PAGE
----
photos and text by Jo Singer, MSW, CSW, LCSW (Ret)
The innovative advances in veterinary care have significantly raised our cats’ life expectancy by several years. Although this is great news, it is important for kitty guardians to learn more about our senior cats’ special needs so we can continue providing them the optimum care which can enhance their health and happiness.
Senior cats require more sleep; napping more frequently. Their appetites often change, consuming less food at a feeding. Offering small portions of food frequently during the day can be very helpful in ensuring they consume their calorie requirements. Since their sense of hearing may diminish, senior cats may have increased reactions lots of commotion and loud noises and they may not respond to our voices as quickly as they did when they were younger. Their eyes might appear cloudy, their vision may be less acute, and their coat texture can become be dull and rougher.
Naturally, all of these changes should be carefully monitored by regular veterinary care. Oral care is very important as our cats age. Bi-annual senior wellness exams that include comprehensive blood work and urine analysis are essential. Remember that your veterinarian is your senior cat’s best friend and also is a major source of support guidance.
“Accidents” can and will occur. Older cats may “forget” their once-pristine litter box habits and in their nature calls are urgent and cannot reach the litter box in time, they may soil floors and carpets. Be patient with your seniors; do not admonish them. Arthritic cats can be helped by offering them lower sided litter boxes, or a step that can reach a high sided one. Since urinary tract infections and kidney problems also may cause accidents, it is essential that a prompt veterinary visit is made.
It goes without saying that an appropriate diet for elder cats is one of the cornerstones for more robust health. Many vets offer dietary consultations to ensure that your senior cat gets the best nutrition suited to their individual requirements. Since senior cats generally are not as active as they were in the past, preventing obesity is extremely important since it can lead to many serious medical conditions, such as diabetes, heart and kidney disease. Many senior cat owners are finding that a well-balanced, nutritional raw diet can offer their kitties both a tempting and calorie-conscious feeding program.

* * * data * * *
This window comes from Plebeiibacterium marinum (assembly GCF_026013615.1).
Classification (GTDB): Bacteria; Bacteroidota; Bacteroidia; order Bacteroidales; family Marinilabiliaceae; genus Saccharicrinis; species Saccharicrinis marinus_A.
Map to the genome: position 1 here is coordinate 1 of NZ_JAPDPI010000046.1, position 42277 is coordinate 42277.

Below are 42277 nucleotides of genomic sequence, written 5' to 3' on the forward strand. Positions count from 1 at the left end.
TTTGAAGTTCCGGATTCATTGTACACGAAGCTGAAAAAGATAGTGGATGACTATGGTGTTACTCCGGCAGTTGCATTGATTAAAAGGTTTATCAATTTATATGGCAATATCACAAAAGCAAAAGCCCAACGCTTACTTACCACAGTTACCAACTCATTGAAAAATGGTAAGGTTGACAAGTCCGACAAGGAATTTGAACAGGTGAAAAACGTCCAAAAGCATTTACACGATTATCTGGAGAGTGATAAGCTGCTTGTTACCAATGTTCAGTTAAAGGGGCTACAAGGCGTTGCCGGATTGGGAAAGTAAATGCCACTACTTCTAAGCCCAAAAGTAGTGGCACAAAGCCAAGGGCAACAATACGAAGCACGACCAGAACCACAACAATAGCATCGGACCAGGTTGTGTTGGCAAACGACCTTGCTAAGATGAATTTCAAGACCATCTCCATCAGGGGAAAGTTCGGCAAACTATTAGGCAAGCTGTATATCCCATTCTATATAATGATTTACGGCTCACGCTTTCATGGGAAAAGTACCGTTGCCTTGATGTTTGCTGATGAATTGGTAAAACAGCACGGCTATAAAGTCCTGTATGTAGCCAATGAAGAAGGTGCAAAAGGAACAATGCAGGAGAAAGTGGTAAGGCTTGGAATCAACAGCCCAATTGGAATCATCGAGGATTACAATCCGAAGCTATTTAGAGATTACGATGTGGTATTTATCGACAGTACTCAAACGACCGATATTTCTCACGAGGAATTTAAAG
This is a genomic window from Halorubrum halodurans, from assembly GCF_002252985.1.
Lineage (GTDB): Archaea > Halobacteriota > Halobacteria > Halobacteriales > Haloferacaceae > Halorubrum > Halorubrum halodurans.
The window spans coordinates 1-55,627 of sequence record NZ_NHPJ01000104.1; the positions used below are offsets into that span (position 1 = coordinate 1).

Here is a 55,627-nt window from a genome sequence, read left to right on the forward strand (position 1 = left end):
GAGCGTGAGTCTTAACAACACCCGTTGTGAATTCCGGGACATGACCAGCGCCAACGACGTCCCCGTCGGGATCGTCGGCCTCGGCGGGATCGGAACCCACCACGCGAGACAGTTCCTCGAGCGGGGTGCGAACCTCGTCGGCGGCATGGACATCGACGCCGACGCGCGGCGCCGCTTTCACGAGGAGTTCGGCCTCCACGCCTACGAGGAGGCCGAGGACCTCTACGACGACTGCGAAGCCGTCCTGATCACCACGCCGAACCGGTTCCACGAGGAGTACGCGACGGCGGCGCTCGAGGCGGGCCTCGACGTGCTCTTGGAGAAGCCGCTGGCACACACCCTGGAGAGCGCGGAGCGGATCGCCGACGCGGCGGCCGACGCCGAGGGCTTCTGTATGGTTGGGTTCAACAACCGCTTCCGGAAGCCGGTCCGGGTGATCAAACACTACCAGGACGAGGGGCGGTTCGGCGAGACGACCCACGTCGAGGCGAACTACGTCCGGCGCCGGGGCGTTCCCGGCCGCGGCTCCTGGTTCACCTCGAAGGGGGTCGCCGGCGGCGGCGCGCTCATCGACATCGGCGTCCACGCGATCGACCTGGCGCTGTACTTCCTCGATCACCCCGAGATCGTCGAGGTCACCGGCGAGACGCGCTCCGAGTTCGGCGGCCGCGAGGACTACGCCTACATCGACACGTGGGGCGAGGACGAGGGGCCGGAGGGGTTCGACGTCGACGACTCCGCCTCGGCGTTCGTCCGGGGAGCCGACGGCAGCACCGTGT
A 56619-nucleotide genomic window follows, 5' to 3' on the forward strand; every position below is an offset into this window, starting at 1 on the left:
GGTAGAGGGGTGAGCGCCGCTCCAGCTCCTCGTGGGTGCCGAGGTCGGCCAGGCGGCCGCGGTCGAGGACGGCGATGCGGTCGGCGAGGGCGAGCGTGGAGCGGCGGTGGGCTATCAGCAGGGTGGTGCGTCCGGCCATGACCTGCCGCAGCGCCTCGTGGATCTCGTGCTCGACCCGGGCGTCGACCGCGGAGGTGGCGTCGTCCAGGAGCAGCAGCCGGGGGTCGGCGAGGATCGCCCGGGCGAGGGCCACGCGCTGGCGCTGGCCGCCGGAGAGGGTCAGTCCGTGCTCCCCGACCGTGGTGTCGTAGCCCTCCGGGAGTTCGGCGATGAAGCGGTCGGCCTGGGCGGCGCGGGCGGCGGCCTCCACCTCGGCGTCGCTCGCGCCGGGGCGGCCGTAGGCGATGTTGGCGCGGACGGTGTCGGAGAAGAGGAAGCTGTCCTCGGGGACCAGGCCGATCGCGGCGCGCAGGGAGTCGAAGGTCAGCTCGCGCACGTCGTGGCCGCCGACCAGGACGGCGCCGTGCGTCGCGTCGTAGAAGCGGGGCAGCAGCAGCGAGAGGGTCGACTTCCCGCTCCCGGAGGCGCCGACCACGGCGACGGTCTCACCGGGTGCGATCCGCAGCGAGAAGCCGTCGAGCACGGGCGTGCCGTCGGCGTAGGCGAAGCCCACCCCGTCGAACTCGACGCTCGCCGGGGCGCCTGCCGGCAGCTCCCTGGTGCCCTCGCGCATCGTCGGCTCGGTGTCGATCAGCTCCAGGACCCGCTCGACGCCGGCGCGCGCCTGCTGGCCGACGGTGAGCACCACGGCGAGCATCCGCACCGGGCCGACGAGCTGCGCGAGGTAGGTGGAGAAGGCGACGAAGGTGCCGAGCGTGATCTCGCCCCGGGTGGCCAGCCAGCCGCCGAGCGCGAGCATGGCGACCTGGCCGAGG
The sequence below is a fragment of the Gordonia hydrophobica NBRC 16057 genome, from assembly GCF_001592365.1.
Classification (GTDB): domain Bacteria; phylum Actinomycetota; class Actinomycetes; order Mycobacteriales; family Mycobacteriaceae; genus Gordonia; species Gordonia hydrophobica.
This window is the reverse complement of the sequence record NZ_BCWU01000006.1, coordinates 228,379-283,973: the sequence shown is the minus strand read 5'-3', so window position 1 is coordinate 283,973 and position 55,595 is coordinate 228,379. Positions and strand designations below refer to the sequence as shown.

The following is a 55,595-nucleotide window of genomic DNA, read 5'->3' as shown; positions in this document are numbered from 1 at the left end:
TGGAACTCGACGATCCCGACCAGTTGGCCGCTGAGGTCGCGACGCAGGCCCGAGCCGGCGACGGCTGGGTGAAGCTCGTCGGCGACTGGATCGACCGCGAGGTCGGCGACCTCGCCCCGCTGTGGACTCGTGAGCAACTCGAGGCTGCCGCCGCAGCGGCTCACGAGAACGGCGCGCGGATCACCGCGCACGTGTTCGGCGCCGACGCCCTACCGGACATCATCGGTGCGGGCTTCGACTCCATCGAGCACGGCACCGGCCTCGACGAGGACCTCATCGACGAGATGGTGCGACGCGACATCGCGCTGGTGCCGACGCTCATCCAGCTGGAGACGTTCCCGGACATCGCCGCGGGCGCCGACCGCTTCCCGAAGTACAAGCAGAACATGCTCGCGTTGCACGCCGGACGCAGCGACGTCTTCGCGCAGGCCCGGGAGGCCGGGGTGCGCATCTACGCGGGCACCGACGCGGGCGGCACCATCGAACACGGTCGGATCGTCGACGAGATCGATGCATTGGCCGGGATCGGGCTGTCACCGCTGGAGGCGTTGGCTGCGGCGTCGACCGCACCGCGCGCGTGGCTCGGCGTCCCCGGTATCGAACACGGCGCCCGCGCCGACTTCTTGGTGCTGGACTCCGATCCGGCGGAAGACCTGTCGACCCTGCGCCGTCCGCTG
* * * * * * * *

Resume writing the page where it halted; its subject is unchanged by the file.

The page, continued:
As our senior cats vision and hearing acuity diminishes, kitty-proofing your home becomes very important to keep them safe. Obstacle around the house can become tricky for these cats to negotiate, and climbing stairs may become difficult. The pet-sized stairs available in pet stores and on the Internet can easily solve these problems; making life a lot easier for seniors. Soft beds and Snuggle Safe Heating Pads can help ease the “ouchies” and give senior cats a delightful place in which to nap. Since accidents can happen, be certain that all soft items are thoroughly washable.
The most important thing is to continue lavishing an abundance of love on your aging cats. They feel safer and thrive knowing that you are there for them when they may be feeling anxious about their bodily changes. It is indeed a gift to be able to share many wonderful years with your once young and vibrant kitty who has reached his or her golden years.
This bond is very unique and one, in my opinion, is truly a great honor. Are senior cats very special to you also? Share your feelings with a comment.
Have you cared for a senior pet? Please share any further suggestions for their care by leaving a comment.
Jo Singer, MSW, CSW, LCSW, is a retired certified Social Worker and Psychotherapist. Her Master’s thesis was written on the subject of therapeutic horseback riding for the disabled. Jo is passionate about cats and horses and is politically active in animal welfare.
Jo lives with her husband Marty in Central Florida.. They are owned by three amazing kitties, Sir Hubble Pinkerton, (geriatric white Oriental Shorthair) and two youngsters, Aki ( blue-ticked tabby Oriental Shorthair) and Edgar Allen Poe, black Domestic medium-haired cat they adopted from Angels Have Whiskers, a no kill shelter in Central Florida.
Jo writes articles about cats for CATNIP ( Cummings School of Veterinary Medicine newsletter) and CAT TALK, (The Cat Fanciers’ Official magazine). In 2016 Jo successfully completed the Association for Pet Loss and Bereavement’s online course; receiving her certificate in Pet Bereavement Counseling.